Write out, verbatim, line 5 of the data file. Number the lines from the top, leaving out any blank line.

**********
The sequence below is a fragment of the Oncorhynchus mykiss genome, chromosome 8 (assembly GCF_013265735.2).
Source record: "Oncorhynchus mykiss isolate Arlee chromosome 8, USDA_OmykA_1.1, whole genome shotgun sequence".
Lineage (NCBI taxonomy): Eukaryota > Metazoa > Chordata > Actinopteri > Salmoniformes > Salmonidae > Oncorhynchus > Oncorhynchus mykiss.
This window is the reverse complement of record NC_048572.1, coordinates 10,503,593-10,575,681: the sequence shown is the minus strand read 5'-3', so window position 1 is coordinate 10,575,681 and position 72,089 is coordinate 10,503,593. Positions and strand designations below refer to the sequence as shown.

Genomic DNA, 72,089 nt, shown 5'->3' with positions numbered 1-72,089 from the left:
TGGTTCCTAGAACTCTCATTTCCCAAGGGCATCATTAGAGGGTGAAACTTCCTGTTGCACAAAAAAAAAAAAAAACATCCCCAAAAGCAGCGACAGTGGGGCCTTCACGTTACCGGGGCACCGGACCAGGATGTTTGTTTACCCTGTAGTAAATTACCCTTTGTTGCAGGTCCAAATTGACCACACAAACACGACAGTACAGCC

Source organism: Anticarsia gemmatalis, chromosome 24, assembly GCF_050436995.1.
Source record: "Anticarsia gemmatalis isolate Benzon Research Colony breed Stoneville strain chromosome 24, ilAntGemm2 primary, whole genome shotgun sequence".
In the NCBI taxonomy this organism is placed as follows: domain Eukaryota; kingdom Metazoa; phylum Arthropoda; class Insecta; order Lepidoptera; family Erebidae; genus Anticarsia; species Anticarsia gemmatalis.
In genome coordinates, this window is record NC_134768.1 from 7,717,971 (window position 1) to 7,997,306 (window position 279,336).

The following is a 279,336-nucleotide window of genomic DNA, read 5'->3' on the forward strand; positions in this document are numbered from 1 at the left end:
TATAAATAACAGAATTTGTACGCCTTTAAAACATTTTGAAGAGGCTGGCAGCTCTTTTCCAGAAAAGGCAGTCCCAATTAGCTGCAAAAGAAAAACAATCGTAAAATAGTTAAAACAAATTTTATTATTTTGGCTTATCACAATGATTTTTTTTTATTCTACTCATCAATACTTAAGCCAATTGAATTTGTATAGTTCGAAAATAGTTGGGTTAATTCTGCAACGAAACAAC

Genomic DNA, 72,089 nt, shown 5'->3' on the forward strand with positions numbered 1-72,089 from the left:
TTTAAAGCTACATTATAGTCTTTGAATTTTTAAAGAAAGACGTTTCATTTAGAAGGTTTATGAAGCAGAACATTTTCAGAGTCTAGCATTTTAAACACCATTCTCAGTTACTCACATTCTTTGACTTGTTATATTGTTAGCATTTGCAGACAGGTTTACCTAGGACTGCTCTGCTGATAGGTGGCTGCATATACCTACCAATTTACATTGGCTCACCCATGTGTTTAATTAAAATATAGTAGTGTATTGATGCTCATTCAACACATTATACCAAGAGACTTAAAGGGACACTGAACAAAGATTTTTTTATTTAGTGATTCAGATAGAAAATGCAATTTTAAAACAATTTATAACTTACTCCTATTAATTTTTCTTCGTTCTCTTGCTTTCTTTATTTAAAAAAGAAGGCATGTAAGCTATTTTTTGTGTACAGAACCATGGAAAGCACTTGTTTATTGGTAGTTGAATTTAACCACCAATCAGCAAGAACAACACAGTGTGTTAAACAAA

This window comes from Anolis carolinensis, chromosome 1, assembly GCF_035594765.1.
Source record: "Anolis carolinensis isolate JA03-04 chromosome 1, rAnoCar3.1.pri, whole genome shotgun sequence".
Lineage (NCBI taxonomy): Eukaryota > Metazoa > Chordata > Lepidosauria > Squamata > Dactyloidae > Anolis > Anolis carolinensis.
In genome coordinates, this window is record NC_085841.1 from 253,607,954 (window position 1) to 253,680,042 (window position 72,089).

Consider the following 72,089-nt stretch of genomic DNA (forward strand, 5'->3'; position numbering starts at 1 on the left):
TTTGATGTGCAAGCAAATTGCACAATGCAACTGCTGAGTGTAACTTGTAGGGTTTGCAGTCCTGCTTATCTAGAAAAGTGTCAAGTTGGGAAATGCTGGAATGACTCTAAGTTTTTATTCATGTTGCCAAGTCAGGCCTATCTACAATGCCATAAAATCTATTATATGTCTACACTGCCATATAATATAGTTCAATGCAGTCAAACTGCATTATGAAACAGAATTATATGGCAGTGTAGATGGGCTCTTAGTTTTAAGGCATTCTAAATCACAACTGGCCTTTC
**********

Genomic DNA, 72,089 nt, shown 5'->3' with positions numbered 1-72,089 from the left: